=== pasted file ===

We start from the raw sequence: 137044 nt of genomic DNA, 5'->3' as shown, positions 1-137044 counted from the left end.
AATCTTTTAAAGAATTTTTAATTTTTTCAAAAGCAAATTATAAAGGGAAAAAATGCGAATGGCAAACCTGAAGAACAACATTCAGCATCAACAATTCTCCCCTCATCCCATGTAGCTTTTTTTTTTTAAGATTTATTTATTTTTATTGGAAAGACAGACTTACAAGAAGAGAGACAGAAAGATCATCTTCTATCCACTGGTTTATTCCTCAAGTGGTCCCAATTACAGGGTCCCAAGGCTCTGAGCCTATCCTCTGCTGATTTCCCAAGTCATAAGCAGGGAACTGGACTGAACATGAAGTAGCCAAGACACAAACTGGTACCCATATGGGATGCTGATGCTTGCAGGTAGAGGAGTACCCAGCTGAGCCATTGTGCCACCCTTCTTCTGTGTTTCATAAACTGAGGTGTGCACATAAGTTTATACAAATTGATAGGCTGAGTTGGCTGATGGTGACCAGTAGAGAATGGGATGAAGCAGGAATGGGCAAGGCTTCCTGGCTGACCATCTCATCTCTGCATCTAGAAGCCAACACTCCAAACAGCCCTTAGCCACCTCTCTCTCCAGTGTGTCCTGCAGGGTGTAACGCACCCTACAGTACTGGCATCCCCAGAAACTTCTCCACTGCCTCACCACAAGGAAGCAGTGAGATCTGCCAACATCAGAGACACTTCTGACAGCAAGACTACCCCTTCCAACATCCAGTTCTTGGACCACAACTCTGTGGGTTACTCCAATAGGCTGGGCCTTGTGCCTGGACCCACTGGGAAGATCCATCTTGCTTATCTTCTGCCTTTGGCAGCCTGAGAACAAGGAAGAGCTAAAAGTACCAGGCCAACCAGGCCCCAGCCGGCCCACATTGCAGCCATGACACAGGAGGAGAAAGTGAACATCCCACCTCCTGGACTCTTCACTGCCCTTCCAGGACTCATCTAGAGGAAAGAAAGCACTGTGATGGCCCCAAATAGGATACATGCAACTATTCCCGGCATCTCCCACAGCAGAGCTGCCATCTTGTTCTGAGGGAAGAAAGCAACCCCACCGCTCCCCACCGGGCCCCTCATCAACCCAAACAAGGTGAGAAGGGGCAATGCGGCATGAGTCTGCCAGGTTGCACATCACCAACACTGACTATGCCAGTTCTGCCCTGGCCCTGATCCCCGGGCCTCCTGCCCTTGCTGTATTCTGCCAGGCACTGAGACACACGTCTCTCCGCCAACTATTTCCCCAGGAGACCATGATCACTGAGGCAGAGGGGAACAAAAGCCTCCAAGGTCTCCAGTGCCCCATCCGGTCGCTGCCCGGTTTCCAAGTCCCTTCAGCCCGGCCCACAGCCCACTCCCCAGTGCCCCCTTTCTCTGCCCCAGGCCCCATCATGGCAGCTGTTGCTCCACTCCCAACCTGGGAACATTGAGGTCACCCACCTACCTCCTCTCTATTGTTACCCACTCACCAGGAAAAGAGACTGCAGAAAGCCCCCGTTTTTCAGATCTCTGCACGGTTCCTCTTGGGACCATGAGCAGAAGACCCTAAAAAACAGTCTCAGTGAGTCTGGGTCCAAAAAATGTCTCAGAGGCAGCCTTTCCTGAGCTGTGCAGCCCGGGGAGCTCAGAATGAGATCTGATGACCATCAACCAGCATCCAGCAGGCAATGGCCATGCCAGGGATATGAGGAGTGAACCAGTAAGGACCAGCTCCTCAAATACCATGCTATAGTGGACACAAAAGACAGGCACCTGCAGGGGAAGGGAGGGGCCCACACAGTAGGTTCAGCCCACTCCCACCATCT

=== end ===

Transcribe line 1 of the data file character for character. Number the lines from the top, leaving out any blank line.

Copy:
We start from the raw sequence: 137044 nt of genomic DNA, 5'->3' as shown, positions 1-137044 counted from the left end.